• Wildfire Partners, a pilot program operated since 2013 by Boulder County, Colorado, links “home hardening” with insurance provision. Boulder County has established a list of evidence-based wildfire risk reduction measures that homeowners can take. After third-party verification that they have undertaken the wildfire risk reduction measures, homeowners receive a certification that they can present to home insurers. A number of major insurers participate, and so far, no home certified by the program is known to have been denied coverage.
  • A pilot project on US Forest lands in Yuba County, California utilizes a “forest resilience bond.” Created by the nonprofit Blue Forest Alliance, the bond raises private capital for forest management to reduce severe wildfire risk. Beneficiaries of the risk reduction, in this case a local public water and power utility and the State of California, pay back investors through either fixed cost-share payments or pay-for-success payments. The bond also creates rural jobs by paying up front for contractors who could not operate on a model of waiting for government reimbursement.
  • A pilot project in Placer County, California, the Wildfire Resilience Insurance project, led by The Nature Conservancy (TNC), intends to demonstrate that an at-scale ecological forestry project in the Tahoe National Forest (The French Meadows Project, which reduces wildfire risk), can also be accounted for in the modeling and pricing of insurance. TNC is working with an insurance risk advisory firm to model and quantify insurance premium savings from ecological forestry and to explore how those savings might be captured to fund or finance more investments in ecological forestry projects in national and other forest lands.
  • Similarly, insurance sector firms and TNC are exploring the notion of community-based insurance, where reduced risk from community-based risk mitigation measures can be captured in reduced premiums, with the savings potentially reinvested in community-based risk mitigation measures.

“Thinking regionally” about equitable, transformative climate adaptation necessitates greater collaboration between the financial sector and local governments, according to FIR panelists. Margaret Van Vliet of Trillium Advisors noted that the financial sector could play a greater role in helping cities and counties “take stock of their assets, not just excess land but regulatory authority, bonding capacity, and other municipal financing tools” for funding community climate resilience measures. For example, “energy-efficient buildings are less costly to operate, which future-proofs them in terms of operating costs,” said Professor Kate Simonen of University of Washington.

Where homes are built also matters

Seeing regional housing policy and planning as part of a climate strategy is critical, according to Nuin-Tara Key of the California Governor’s Office of Planning and Research, who noted that without more affordable housing in job centers, Californians will have to seek it in fire-prone areas, presenting a challenge for both the state’s emission reduction goals and its resilience goals. “The public sector has an important role in incorporating risk in a way that doesn’t perpetuate and deepen inequities in housing policy and the legacy of discrimination in housing in the U.S.,” said Key.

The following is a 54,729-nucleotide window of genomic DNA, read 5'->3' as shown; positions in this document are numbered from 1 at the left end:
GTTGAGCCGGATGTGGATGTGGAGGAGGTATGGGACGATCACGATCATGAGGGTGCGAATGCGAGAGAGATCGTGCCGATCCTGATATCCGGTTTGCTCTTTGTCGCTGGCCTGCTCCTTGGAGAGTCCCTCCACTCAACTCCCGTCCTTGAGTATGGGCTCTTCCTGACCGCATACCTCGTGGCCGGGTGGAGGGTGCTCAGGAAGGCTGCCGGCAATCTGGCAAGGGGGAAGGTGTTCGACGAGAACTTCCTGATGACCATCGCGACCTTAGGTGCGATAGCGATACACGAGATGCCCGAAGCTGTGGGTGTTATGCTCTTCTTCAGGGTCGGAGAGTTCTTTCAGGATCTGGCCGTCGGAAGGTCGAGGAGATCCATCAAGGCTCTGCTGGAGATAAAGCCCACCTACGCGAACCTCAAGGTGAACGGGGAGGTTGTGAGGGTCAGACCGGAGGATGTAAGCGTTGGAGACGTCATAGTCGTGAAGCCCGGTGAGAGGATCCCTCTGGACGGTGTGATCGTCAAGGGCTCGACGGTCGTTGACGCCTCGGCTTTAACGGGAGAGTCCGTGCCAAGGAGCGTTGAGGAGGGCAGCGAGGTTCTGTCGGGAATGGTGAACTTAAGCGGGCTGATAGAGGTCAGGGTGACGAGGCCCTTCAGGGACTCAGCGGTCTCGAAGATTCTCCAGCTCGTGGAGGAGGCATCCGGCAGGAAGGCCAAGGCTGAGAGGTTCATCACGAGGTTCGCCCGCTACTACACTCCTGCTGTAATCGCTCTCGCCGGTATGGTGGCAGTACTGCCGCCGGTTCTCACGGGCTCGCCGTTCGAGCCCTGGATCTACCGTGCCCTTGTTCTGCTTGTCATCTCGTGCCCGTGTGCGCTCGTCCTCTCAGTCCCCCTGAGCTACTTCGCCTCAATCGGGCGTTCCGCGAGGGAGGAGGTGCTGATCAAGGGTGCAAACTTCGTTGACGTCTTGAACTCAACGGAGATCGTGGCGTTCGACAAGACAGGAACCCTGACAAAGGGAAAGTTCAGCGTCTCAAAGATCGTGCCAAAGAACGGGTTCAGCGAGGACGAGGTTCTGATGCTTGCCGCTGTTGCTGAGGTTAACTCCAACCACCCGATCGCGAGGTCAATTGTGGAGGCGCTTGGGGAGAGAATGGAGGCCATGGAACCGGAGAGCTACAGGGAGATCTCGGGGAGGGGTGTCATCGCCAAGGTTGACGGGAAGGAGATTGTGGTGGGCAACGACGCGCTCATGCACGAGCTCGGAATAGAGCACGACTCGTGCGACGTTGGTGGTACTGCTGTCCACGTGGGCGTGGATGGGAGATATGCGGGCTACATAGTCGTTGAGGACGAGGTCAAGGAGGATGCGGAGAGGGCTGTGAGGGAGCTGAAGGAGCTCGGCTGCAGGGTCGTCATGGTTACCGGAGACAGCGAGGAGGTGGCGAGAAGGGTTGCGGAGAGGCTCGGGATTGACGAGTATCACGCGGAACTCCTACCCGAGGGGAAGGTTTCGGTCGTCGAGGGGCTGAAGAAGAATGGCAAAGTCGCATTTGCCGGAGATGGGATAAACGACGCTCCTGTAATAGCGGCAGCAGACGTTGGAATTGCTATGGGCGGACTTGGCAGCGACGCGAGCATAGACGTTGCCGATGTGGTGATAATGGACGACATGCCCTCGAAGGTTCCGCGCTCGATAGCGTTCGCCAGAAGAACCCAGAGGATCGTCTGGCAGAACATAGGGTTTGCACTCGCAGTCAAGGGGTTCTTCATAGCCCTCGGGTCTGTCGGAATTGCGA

Building housing of different densities and affordability levels within walking distance of transit and/or other amenities, while preventing displacement, is key to meeting the state’s emission reduction and resilience goals. LMI communities and traditionally-disinvested communities of color face the biggest risks from climate impacts in the housing market, according to Lindsay Owens of the Great Democracy Initiative who posed this question: “What would it look like for climate risk to show up in prices, rates, and requirements for homeowner’s insurance and mortgage insurance more clearly, in disclosures for consumers, throughout appraisal standards, and in building and permitting codes, in a way that looks more like what we have for seismic activity than what we have for some of the other perils?”

Affordable housing is a precious resource

Affordable housing preservation in the face of natural disasters is another urgent piece of the climate puzzle for community development practitioners. Laurie Schoeman of Enterprise Community Partners noted that “it is extremely difficult to rebuild unsubsidized market rate affordable housing if it is lost” in a disaster such as a hurricane.

Losing workforce housing hurts the entire regional economy. “Frontline communities are the first impacted by disasters and take the longest to recover, and so many have been challenged by decades of policies that have impacted their ability to get investment and leverage funding,” said Schoeman. She outlined an example of a program that helps address these issues: Keep Safe, initially started in Puerto Rico and now expanded to Miami, provides guidance for subsidized affordable housing owners to build resiliency into their portfolio and their projects, leveraging community development block grant (CDBG) funding from the city.

According to Schoeman, making subsidized affordable housing resilient to disasters calls for “patient capital, which is more often in the form of a grant or a direct subsidy or revolving loan than a traditional loan because many affordable housing owners have a small reserve. We know it’s a win-win if we invest in this housing because it reduces the damage” to facilities in a disaster and strengthens the “cultural capital” and community resilience of residents.

Inclusive climate finance benefits everyone